Friday, July 01, 2005

Pollack and Krugman on Iraq

In an interesting pair of op-ed pieces, Kenneth Pollack and Paul Krugman take significantly different positions, each of which has its own internal logic. Pollack says
A main point of counterinsurgency operations is that ensuring the safety of the people and giving them an economic and political incentive to oppose the insurgency is more important than fighting the insurgents themselves. Insurgencies wither on the vine without popular support. Thus the first big change would be to de-emphasize chasing insurgents around the Sunni Triangle, and to instead put a higher priority on protecting Iraqis as they go about their daily lives.

Many Iraqis will tell you that they are less concerned about terrorist attacks than about street crime and the burgeoning organized crime syndicates, which scare them into staying home and hinder the distribution of goods, paralyzing Iraq's economic and social life.
Pollack goes on to acknowledge that to be successful will require significantly more troops than we now have in Iraq. But if we provide the resources, Iraq can be won.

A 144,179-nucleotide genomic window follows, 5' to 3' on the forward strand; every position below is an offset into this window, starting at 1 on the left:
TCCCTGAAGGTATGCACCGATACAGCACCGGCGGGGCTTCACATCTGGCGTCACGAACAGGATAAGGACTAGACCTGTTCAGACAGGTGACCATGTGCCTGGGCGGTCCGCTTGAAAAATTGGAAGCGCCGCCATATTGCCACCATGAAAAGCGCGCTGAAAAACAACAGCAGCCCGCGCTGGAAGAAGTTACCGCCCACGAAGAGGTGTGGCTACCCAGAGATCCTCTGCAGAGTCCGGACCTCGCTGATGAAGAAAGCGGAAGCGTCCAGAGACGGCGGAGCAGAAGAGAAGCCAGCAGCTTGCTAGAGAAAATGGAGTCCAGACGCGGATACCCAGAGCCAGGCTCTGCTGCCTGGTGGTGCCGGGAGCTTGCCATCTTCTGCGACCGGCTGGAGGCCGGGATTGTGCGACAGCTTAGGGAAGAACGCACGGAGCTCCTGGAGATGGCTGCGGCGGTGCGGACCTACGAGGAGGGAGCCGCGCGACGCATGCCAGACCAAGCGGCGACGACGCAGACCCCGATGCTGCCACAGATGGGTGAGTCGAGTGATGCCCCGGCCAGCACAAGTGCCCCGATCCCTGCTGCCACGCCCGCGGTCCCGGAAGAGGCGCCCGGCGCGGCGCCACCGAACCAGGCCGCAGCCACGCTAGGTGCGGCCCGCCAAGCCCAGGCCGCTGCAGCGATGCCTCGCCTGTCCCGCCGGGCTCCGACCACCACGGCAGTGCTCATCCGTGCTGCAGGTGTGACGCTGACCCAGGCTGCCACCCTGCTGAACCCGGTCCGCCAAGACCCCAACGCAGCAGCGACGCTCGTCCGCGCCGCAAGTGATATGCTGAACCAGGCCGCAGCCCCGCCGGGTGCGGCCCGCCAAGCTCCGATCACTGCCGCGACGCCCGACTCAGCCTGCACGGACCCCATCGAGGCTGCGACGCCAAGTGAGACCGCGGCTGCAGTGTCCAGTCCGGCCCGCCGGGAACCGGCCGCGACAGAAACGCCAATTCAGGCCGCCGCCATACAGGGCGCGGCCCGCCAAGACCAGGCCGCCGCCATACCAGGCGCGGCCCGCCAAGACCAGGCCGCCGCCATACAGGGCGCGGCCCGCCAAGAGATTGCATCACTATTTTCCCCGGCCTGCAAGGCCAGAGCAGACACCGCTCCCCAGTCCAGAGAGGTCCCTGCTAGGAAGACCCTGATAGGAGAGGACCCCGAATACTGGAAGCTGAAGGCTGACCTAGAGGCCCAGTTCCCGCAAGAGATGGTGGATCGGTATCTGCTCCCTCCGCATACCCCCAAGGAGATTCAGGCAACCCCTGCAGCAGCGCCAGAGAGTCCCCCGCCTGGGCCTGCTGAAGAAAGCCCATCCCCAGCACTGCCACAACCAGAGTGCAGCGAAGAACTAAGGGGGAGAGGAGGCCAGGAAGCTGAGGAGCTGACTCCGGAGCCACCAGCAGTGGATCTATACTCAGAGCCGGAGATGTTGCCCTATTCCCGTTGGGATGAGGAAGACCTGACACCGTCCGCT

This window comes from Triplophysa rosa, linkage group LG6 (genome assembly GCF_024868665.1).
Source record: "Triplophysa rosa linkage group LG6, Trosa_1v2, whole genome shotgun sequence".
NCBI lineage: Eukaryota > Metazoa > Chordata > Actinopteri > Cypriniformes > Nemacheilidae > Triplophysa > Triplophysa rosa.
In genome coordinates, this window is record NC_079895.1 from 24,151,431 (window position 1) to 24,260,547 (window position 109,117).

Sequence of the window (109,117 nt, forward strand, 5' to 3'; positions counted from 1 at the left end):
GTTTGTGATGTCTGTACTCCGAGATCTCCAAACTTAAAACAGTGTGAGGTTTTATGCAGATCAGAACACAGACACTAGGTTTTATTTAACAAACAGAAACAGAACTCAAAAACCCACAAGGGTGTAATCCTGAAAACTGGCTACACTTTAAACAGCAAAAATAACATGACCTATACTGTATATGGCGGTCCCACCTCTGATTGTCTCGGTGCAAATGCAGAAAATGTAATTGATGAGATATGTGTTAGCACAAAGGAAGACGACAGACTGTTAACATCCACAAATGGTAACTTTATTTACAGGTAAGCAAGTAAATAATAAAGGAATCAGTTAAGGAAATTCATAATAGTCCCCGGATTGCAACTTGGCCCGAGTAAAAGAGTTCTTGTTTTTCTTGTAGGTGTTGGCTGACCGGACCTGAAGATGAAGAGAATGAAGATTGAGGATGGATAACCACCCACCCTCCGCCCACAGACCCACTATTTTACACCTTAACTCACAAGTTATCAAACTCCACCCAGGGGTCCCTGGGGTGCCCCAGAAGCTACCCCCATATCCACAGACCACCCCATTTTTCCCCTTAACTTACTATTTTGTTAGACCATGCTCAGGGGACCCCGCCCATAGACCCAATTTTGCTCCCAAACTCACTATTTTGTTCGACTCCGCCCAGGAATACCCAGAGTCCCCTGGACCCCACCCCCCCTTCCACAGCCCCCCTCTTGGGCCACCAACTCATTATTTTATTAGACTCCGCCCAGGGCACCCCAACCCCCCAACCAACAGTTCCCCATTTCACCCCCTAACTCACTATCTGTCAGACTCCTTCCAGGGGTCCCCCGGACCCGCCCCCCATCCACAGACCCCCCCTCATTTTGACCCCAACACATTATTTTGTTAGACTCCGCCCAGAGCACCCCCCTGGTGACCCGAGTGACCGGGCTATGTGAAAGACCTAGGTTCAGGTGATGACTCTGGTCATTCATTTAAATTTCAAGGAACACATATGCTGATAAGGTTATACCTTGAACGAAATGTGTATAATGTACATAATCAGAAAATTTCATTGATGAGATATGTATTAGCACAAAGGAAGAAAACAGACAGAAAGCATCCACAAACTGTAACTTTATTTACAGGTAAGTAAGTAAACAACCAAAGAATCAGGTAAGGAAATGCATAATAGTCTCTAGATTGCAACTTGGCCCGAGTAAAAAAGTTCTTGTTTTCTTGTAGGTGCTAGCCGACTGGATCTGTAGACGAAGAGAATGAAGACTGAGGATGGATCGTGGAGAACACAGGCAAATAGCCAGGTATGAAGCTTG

Krugman says that we should set a timetable for withdrawal. He says that
if the Iraqi government knew that our support had an expiration date, it would both look to its own defenses and, more important, try harder to find a political solution to the insurgency.

The Iraq that emerges once U.S. forces are gone won't bear much resemblance to the free-market, pro-American, Israel-friendly democracy the neocons promised. But it will pose less of a terrorist threat than the Iraq we have now.

Remember, Iraq wasn't a breeding ground for terrorists before we went there. All indications are that the foreign terrorists now infesting Iraq are there on the sufferance of a homegrown insurgency that finds them useful for the moment but that, brutal as it is, isn't interested in an apocalyptic confrontation with the Western world. Once we're no longer targets, the foreign terrorists won't be welcome.
Both Krugman (PK) and Pollack (KP) make a good case. They may both be right. The fear with Krugman's plan is that we are giving up control and will have little to say about the Iraq that emerges. The fear with Pollack's plan is that it may not work and we may be stuck trying to make it work indefinitely. With Pollack's plan we remain engaged and have some basic control over what happens in Iraq. But that control may be costly. With Krugman's plan we are disengaging and hoping that things will turn out ok. Befroe either Krugman or Pollack gain the support of a significant majority of Americans they will have to clarify the worst case scenarios of their respective plans and tell us what we would do in those situations.

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